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With memories of the devastating global rice price crisis fresh in their minds, experts from Africa and beyond, meeting in Mali from 22-26 March, call for long-term commitment to scientific innovations and partnerships that are critical for enabling the continent to fulfill its huge potential as a rice producer and to sharply curtail its perilous dependence on rice imports.

The Africa Rice Center (AfricaRice), which is organizing the Africa Rice Congress 2010 in collaboration with the government of Mali, had been predicting the crisis for at least 2 years before it struck. The crisis created enormous hardship for poor consumers around the world and prompted riots in major African capitals.

In meetings with government ministers before and since then, Dr. Papa A. Seck, director general of AfricaRice, which is supported by the Consultative Group on International Agricultural Research (CGIAR), has repeatedly underlined the dangers implicit in the region’s rapidly increasing rice consumption and lagging production.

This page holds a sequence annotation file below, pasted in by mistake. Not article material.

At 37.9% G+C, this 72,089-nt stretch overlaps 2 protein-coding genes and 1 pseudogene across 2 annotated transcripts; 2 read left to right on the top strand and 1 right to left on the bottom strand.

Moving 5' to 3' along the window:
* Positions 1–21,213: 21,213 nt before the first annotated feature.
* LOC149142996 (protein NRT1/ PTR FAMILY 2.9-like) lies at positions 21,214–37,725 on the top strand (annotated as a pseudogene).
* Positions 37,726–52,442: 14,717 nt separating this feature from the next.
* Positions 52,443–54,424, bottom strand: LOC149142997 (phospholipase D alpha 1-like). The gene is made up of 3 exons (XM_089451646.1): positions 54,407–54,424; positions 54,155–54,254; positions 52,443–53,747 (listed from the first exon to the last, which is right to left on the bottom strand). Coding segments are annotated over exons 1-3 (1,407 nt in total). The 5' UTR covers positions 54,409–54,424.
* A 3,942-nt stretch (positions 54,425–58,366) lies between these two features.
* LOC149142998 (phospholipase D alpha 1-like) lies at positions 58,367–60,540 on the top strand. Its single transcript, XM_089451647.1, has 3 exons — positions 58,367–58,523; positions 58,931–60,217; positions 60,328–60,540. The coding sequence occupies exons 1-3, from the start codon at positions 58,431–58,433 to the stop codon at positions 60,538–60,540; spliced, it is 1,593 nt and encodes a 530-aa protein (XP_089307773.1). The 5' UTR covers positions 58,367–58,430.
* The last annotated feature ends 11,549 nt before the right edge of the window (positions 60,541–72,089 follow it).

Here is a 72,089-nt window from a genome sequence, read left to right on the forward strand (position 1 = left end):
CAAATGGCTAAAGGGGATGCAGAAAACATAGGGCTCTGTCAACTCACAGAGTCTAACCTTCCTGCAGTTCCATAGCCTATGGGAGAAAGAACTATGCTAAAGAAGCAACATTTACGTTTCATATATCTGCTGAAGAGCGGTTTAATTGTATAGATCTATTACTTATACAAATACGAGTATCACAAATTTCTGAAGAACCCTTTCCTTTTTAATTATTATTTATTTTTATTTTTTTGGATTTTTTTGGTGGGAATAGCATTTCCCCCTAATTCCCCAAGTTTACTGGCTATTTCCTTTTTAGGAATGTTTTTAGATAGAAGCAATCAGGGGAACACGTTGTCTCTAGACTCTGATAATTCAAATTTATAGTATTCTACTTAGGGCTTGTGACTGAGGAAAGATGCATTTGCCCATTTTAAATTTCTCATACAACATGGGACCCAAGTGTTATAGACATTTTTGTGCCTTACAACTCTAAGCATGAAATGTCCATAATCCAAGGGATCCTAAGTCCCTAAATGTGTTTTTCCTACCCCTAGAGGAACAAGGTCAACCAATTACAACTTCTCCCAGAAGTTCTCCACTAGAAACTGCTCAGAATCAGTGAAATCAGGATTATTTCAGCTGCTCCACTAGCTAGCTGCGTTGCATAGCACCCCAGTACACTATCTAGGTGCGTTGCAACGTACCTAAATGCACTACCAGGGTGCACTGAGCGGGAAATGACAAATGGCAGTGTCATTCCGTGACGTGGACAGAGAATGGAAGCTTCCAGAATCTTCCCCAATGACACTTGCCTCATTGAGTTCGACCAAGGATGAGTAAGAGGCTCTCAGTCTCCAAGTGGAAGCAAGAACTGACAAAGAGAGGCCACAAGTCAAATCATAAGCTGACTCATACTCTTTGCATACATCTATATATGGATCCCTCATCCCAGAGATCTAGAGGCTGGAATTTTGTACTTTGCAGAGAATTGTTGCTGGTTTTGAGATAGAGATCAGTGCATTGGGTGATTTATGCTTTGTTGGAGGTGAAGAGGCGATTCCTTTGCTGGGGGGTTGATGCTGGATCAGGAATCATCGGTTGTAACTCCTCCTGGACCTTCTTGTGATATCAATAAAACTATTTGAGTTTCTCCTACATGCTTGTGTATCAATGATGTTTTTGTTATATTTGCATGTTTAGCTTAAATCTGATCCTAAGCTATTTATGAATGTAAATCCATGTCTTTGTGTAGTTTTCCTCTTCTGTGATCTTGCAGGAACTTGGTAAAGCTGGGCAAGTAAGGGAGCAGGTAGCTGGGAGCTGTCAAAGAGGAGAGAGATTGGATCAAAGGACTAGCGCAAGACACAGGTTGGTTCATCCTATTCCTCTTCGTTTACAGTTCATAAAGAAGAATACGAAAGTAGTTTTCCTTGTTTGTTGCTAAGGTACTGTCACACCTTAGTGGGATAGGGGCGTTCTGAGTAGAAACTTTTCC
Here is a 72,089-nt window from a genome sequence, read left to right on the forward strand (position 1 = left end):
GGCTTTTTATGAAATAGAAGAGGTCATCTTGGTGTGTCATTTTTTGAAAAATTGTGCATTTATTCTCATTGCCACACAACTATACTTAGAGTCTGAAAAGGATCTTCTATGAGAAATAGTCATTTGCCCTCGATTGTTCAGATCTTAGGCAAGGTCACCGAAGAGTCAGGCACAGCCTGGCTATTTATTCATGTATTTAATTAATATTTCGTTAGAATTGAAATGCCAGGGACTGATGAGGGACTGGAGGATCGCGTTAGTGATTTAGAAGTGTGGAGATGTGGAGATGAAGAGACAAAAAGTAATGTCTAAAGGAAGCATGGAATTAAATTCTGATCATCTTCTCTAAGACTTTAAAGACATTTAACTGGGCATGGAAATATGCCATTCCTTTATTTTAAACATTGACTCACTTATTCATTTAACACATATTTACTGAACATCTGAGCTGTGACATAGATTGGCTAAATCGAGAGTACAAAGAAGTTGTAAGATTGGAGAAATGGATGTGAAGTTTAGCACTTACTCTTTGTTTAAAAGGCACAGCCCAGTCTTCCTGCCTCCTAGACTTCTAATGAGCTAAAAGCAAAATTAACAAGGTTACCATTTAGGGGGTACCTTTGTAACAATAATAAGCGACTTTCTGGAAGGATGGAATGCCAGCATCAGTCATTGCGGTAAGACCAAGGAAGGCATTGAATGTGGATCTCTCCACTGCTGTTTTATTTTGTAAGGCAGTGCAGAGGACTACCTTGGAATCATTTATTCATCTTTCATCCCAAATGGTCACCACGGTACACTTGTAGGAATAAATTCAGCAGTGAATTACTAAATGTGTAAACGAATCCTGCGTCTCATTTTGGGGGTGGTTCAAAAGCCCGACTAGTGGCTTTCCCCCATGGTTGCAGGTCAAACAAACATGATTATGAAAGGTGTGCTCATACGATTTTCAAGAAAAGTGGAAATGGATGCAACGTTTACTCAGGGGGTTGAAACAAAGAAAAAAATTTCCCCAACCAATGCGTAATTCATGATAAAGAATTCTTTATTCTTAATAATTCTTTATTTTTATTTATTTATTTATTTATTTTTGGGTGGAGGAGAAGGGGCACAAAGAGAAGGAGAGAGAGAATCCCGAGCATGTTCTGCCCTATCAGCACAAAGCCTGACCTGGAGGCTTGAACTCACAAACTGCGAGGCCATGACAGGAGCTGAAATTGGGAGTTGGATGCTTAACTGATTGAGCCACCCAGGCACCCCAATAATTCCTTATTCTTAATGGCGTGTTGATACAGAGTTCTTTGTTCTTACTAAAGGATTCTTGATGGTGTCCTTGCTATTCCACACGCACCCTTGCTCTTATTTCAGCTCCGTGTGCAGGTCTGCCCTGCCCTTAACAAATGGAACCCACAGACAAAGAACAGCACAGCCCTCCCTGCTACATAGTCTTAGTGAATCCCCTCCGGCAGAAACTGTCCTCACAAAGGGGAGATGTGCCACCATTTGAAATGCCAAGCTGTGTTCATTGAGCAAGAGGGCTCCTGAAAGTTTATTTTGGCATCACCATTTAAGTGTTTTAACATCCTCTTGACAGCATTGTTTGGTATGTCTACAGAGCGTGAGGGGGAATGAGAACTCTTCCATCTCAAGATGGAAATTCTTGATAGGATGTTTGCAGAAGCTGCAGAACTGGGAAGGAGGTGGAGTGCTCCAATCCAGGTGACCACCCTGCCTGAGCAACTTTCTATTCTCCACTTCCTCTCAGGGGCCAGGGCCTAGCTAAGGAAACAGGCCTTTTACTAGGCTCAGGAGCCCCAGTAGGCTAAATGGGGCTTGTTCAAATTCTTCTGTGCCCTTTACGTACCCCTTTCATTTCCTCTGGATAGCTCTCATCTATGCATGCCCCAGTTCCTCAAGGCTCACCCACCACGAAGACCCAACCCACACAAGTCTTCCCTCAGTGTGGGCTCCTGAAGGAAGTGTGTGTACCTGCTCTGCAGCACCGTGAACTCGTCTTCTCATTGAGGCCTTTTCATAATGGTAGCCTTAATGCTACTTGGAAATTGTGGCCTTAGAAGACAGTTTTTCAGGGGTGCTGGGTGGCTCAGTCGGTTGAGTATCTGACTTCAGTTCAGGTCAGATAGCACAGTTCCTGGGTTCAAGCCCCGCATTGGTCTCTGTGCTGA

In West Africa, for example, consumption rose by 4.5% yearly during 1961-2006, while production expanded at 3.2%. In Mozambique, the contrast has been even more marked, with consumption jumping by 15% yearly during 1990-2005 and production remaining stagnant. The resulting gap between Africa’s rice supply and demand has saddled governments with huge import bills, ranging from US$4 to US$5 billion in 2008.

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Courtesy: Seed Quest

Date: 22nd March 2010